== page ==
This paper discusses the development and eventual rejection of Contrastive Analysis, which emerged in the 1950's as a strategy for comparing specific languages and predicting the difficulties students would experience in learning them. Using an historical perspective, the paper traces initial enthusiasm for Contrastive Analysis, along with related unsupported pedagogical applications, one of which was the audio-lingual method. The link between structuralist linguistics and behaviorism is noted, and the process of Contrastive Analysis is described. The questionable predictive claims of Contrastive Analysis are analyzed and discussed, and the later modifications of the theory described. The possible utility of Contrastive Analysis in phonology is recognized, as is its total absence of semantic application. The paper details how Chomskyan concepts of language acquisition and deep structure forced a complete revision and eventual discrediting of Contrastive analysis. Noted are concomitant findings from language acquisition research, which also influenced the demise of Contrastive Analysis.
Error Analysis and Interlanguage Theory are presented as subsequent developments in second language acquisition researches, which have attempted to describe issues once addressed by Contrastive Analysis. Readers are encouraged to view earlier theoretical perspectives in historical context.
[Keywords] Contrastive analysis; audio-lingual; linguistics; audiolingual method; TEFL; China; Army method; FLT
The success of the "Army Method" had a significant effect on Foreign Language Teaching (henceforth FLT) in the US. It was designed to provide the American government with personnel fluent in a wide range of languages such as German, French, Italian and Chinese. After the emergence of the US as a world power, it was extended to civil ends. A demand for foreign expertise in the teaching of English increased as thousands of foreign students entered American universities and required training in English to begin their studies. Thus in 1958, the US government allocated funds for the development of teaching methods that would ensure effective teaching. Around the same time, Lado developed his theory of Contrastive Analysis (hereafter CA). His Linguistics across Cultures (1957) was published in 1957.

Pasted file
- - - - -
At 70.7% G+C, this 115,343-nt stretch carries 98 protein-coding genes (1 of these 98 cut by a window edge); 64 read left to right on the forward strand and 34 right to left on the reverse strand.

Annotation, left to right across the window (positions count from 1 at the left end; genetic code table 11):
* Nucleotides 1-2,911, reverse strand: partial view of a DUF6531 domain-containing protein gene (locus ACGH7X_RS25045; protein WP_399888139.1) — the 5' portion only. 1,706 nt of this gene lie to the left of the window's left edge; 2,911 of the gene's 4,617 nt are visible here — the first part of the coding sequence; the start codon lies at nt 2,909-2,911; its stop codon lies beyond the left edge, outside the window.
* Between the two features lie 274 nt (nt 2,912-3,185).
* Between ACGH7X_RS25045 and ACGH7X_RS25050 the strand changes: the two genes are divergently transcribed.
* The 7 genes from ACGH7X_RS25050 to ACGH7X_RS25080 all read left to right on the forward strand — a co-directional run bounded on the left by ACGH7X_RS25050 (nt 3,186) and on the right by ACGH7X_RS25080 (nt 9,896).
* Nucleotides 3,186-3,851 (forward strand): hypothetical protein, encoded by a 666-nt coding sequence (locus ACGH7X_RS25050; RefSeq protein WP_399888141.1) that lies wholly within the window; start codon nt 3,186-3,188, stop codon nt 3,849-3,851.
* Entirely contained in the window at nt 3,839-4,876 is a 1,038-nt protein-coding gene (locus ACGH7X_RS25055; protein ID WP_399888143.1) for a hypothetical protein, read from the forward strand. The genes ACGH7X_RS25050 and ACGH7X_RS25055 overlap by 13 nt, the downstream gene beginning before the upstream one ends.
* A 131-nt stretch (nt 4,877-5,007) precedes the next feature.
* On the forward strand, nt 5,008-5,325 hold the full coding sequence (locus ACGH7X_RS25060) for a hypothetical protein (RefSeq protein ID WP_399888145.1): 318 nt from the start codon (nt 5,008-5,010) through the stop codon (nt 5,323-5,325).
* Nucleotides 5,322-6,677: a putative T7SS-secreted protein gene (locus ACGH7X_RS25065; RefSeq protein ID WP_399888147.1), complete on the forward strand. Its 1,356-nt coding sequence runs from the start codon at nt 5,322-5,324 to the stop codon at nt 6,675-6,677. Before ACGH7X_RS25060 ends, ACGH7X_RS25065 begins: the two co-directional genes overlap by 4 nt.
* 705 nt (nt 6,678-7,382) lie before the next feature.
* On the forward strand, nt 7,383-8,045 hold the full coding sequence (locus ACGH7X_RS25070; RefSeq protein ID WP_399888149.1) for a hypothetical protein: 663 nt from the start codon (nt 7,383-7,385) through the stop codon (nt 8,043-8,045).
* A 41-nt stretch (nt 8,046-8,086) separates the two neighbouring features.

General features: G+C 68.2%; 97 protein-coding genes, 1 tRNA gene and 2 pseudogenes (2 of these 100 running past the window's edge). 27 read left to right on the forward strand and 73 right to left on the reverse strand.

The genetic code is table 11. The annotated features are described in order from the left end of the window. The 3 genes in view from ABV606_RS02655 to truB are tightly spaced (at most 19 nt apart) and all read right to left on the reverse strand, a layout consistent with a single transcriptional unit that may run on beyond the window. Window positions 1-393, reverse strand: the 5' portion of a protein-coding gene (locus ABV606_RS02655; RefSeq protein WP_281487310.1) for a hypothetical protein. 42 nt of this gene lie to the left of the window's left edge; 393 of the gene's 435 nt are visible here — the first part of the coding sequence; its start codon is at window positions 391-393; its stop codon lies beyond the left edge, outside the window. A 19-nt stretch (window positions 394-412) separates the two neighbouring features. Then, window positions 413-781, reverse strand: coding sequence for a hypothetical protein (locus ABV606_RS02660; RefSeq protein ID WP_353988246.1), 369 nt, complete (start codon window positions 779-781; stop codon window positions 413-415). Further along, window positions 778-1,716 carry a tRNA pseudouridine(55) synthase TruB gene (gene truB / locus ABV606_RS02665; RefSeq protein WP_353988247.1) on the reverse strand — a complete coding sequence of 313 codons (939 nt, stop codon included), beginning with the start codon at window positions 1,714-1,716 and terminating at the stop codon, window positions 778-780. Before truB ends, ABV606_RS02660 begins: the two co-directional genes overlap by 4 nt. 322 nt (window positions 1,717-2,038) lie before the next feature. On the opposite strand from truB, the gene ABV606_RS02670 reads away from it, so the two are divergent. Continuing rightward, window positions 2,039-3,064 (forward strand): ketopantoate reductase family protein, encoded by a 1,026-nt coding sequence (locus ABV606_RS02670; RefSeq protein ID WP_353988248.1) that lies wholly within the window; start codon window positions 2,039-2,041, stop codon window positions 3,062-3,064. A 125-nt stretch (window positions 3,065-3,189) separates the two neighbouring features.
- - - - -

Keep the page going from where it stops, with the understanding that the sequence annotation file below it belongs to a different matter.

CA is concerned with solving the problems that second language learners have in learning a second or foreign language. (In this paper, the terms second and foreign language are used interchangeably learning and referred to as L2.) This is supported by behaviorist/ structuralist studies on bilingualism which argued that the problems faced by learners learning L2 were attributable to interference from the L1. In its early formulation, Lado's CA offered new perspectives to applied linguistics, as this theory seemed to offer the key to second language acquisition. A major role was attributed to L1 in second language learning.
Linguists were enthusiastic about Lado's claims and embarked, perhaps too hastily on a comparison of English with other languages. Many teaching materials reflecting this approach were published. CA became very academically fashionable, and it entered classrooms without empirical investigation. But theoretical linguistics manifested a radical reorientation following Chomsky's ironic Syntactic Structures (1957) and subsequent review of Skinner's Verbal Behavior (1959). Identification of inadequacies at both the theoretical and practical level marked the downfall of what was for a decade a promising and popular theory of L2 learning. This paper is to identify the reasons that lead to the discrediting and eventual rejection of CA. The present work is organized around: 1) A brief outline of Contrastive Analysis, involving its historical as well as linguistic, psychological, and pedagogical origins followed by the pedagogical implications and applications of CA. 2) The major developments in linguistic and psychological theory as well as in second Language Acquisition (SLA) researches. …